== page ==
Write A Short Story in Three Easy Steps – Windy Lynn Harris

Short stories are fun to write, fast to compose (well, faster than books), and they get published every single day.

Today my guest is Windy Lynn Harris, author of Writing & Selling Short Stories & Personal Essays: The Essential Guide To Getting Your Work Published (Writer’s Digest Books, 2017)

Writing a short story is a worthy mission. Short stories are fun to write, fast to compose (well, faster than books), and they get published every single day. Here’s a quick guide to help you craft short stories like a pro.

Before we get started, let’s put ourselves in short story mode. Your goal when writing a short story is to deliver a satisfying narrative in a very small package. Short stories aren’t tiny novels. They rarely have any subplots at all. Instead, the action revolves around one main conflict. The theme is revealed through a character and his or her obstacles. Tension keeps the reader invested in the stakes all the way through to the resonant ending.

That might sound like a lot to manage all at once, but if you break the artistic process down to three steps, you’ll find your way to a satisfying story without wandering off the map. Continue reading “Write A Short Story in Three Easy Steps – Windy Lynn Harris”

096 – How To Make Flash Fiction…Flash

Flash fiction is more than just a collection of fewer than 1000 words. Flash fiction must…FLASH!

In this episode I talk about,

  • how to surprise your readers,
  • how to craft openings and endings to keep your story in your readers’ hearts,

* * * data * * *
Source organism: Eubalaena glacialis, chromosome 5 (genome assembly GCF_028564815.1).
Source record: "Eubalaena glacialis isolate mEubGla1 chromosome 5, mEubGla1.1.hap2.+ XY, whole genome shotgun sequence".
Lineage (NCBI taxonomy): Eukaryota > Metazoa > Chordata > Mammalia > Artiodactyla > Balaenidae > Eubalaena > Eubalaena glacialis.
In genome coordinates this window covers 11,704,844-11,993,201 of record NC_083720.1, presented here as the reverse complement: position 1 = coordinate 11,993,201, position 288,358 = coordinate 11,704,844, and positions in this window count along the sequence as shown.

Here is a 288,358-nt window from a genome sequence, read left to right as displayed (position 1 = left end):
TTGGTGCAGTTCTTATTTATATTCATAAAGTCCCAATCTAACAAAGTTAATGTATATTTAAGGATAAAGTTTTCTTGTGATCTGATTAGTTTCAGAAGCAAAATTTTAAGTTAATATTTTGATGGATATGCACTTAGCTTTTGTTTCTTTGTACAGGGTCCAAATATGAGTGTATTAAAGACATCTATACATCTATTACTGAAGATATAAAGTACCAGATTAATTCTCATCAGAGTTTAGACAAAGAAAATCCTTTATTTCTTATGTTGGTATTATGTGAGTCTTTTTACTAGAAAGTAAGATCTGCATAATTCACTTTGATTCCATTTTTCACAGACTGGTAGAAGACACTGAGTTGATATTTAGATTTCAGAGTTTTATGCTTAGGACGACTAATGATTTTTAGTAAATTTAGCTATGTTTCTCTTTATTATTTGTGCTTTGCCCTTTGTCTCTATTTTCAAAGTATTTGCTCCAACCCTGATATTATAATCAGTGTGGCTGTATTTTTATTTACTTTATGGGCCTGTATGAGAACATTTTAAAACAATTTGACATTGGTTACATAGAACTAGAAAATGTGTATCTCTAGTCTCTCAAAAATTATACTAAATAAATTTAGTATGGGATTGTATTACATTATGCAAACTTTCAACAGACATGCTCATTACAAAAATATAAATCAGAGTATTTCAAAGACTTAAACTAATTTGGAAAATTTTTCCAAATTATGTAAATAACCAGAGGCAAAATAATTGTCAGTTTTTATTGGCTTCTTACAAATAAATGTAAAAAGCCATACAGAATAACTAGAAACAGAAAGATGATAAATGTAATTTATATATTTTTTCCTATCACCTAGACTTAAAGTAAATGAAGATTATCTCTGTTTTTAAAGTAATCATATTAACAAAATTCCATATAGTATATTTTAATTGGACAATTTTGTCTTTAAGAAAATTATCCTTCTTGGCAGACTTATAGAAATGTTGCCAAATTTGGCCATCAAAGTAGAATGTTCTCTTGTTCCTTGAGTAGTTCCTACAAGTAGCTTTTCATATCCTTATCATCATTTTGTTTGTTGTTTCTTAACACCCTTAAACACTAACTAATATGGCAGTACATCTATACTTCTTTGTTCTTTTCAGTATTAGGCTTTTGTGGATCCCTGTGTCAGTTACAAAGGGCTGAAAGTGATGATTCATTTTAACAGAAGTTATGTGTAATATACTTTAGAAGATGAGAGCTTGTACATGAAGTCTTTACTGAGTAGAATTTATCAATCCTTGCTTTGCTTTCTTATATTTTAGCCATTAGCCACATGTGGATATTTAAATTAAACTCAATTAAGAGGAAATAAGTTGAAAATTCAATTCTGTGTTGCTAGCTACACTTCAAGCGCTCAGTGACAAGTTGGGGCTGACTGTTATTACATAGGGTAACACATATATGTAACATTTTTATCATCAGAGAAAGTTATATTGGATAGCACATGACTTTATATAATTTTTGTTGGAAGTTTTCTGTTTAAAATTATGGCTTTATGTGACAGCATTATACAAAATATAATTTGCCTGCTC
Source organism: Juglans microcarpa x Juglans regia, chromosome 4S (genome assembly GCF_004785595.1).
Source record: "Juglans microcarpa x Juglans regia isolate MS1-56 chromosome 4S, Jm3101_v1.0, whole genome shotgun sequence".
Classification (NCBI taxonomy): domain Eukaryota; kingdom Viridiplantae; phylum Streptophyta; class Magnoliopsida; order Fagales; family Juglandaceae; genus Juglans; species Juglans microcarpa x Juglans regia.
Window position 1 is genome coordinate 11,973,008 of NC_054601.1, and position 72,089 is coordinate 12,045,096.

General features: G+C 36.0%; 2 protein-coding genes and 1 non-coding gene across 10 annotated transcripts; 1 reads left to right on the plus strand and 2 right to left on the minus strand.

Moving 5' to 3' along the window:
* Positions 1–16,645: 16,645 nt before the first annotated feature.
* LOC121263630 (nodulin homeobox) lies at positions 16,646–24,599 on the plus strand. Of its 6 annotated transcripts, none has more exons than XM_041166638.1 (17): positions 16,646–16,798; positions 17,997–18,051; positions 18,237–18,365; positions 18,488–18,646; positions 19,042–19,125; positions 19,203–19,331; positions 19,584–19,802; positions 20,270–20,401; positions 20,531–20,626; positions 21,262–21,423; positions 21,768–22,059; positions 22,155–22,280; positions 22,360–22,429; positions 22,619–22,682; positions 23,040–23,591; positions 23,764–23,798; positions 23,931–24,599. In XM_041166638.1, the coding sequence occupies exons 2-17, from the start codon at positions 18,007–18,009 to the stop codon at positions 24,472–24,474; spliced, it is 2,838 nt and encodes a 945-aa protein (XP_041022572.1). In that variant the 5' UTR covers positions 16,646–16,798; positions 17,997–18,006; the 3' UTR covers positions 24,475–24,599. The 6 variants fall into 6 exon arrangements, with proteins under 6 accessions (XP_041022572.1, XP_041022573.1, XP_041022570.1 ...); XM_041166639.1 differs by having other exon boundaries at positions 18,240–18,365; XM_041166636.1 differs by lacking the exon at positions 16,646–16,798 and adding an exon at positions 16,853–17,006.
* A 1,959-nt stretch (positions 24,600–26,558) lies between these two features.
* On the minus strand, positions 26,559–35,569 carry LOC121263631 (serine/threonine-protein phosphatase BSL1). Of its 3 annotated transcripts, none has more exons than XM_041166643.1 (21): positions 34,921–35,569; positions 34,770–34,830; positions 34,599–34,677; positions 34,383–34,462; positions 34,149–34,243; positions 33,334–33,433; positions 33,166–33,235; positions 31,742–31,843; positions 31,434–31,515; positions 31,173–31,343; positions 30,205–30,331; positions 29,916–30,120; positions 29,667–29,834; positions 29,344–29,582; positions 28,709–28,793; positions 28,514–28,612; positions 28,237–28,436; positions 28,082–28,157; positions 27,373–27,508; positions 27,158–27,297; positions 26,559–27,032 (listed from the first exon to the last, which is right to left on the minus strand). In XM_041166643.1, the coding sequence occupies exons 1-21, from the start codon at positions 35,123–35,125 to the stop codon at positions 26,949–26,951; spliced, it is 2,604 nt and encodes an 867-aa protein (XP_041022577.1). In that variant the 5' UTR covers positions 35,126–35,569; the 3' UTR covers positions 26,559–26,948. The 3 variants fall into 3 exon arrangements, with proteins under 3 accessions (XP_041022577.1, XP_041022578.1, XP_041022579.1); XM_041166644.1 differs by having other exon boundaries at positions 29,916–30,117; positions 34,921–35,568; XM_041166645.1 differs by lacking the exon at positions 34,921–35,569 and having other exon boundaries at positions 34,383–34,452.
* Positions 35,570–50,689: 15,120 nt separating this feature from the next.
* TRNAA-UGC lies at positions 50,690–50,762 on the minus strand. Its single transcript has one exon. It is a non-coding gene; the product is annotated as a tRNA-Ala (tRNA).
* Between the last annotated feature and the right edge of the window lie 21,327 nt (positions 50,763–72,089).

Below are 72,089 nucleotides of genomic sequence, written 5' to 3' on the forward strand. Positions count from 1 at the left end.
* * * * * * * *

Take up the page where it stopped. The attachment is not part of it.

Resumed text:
• how to use titles as the sizzle that sell your story to a reader

I also remind listeners that it’s almost time for the March SWAGr post, where we make our commitments for the coming month.

Another new episode of Write Every Day, Not “Some Day”

095 – Flash Fiction Part 1

February is the shortest month, so we’re focusing on the shortest of fiction: flash! 

(And, yes, I know there are shorter forms, but this is the particular short-short form I picked, ok?)

This week I talk about what flash is and why you might want to be writing it. Includes bonus trivia about Impressionism.

 

LINKS

Last week’s flash fiction writing prompt: https://storyaday.org/wow-make-it-flash/

The latest Reading Room review featuring flash fiction: https://storyaday.org/rr-meteor-mccolough/

This month’s Accountability Group post: https://storyaday.org/swagr-feb-2017/

Follow StoryADay on Twitter: @storyadaymay

 

Another new episode of Write Every Day, Not “Some Day”

Writing Flash Fiction Gems – Small, Precious, and Slower Than You’d Think

What Is Flash Fiction?

There are, of course, as many definitions of Flash Fiction as there are writers.

Flash Fiction image

Continue reading “Writing Flash Fiction Gems – Small, Precious, and Slower Than You’d Think”

Welcome to StoryADay 2016

Welcome to Week One!

This weeks’s theme: Limits

I know you’re excited. I know you want to get started on your great masterpiece. But setting that kind of pressure on yourself is the fastest way I know to a crippling case of writers block.

This week I’m going to impose limits on your writing that will make it almost impossible for you to write something great. This is my gift to you.